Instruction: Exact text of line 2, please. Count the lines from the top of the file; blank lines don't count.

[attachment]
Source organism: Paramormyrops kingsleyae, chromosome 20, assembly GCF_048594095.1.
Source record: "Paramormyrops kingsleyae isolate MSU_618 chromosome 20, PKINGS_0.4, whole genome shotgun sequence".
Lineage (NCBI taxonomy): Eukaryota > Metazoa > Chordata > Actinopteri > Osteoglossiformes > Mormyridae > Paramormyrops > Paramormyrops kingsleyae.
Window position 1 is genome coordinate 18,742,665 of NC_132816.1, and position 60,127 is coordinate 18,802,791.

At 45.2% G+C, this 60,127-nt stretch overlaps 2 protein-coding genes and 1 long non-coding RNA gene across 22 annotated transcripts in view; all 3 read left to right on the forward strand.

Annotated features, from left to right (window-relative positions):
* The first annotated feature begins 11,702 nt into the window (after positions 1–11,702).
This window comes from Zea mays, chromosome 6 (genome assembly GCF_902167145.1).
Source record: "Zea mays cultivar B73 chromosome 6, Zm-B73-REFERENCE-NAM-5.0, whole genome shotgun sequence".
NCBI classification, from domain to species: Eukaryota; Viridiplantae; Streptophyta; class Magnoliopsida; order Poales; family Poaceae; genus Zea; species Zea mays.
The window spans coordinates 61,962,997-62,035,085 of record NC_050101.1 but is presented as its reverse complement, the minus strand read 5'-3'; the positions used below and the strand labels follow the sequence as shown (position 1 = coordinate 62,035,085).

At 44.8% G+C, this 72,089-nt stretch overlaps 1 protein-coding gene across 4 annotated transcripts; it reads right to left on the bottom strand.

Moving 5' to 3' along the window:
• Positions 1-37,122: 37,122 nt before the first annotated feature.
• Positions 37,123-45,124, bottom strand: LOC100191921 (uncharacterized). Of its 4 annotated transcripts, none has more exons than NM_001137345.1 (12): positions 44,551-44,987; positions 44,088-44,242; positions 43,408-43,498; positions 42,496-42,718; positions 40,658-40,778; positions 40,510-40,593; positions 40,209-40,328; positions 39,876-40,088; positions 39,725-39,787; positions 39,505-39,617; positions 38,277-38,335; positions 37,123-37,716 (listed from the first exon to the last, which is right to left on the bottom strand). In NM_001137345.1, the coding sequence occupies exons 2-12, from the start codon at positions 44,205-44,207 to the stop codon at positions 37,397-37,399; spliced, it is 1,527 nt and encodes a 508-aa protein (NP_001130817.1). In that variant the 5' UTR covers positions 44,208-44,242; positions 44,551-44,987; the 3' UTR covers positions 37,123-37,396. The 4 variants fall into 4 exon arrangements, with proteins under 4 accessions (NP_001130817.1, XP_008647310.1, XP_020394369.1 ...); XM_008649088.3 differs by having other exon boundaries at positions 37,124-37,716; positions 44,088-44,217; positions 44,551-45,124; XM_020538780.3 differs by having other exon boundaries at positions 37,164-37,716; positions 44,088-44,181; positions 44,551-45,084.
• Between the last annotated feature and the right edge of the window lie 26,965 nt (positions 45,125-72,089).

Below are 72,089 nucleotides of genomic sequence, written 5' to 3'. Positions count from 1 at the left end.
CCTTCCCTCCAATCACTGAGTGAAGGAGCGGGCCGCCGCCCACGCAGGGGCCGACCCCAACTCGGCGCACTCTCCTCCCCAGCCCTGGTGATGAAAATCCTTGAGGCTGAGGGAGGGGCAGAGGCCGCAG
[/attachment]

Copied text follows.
Source record: "Paramormyrops kingsleyae isolate MSU_618 chromosome 20, PKINGS_0.4, whole genome shotgun sequence".